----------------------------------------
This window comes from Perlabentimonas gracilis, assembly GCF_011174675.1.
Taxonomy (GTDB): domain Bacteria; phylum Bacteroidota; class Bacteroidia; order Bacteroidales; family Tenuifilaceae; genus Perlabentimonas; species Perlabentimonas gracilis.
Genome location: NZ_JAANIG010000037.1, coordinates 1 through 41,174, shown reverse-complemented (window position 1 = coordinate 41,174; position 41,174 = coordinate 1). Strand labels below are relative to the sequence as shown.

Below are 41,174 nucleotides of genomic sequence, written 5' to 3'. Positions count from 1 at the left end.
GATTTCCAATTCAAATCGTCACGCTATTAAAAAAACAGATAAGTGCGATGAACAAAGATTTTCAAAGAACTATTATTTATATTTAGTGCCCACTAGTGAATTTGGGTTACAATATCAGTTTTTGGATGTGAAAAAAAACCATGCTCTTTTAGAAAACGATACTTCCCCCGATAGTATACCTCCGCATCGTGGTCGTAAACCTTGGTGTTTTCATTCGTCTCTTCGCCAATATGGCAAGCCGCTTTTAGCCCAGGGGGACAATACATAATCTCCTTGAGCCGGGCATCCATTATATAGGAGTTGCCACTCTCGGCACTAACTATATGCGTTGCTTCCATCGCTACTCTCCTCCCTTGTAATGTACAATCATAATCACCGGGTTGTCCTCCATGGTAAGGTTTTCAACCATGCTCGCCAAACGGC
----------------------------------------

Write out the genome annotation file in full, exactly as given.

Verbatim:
This window comes from Perlabentimonas gracilis, assembly GCF_011174675.1.
Taxonomy (GTDB): domain Bacteria; phylum Bacteroidota; class Bacteroidia; order Bacteroidales; family Tenuifilaceae; genus Perlabentimonas; species Perlabentimonas gracilis.
Genome location: NZ_JAANIG010000037.1, coordinates 1 through 41,174, shown reverse-complemented (window position 1 = coordinate 41,174; position 41,174 = coordinate 1). Strand labels below are relative to the sequence as shown.

Below are 41,174 nucleotides of genomic sequence, written 5' to 3'. Positions count from 1 at the left end.
GATTTCCAATTCAAATCGTCACGCTATTAAAAAAACAGATAAGTGCGATGAACAAAGATTTTCAAAGAACTATTATTTATATTTAGTGCCCACTAGTGAATTTGGGTTACAATATCAGTTTTTGGATGTGAAAAAAAACCATGCTCTTTTAGAAAACGATACTTCCCCCGATAGTATACCTCCGCATCGTGGTCGTAAACCTTGGTGTTTTCATTCGTCTCTTCGCCAATATGGCAAGCCGCTTTTAGCCCAGGGGGACAATACATAATCTCCTTGAGCCGGGCATCCATTATATAGGAGTTGCCACTCTCGGCACTAACTATATGCGTTGCTTCCATCGCTACTCTCCTCCCTTGTAATGTACAATCATAATCACCGGGTTGTCCTCCATGGTAAGGTTTTCAACCATGCTCGCCAAACGGC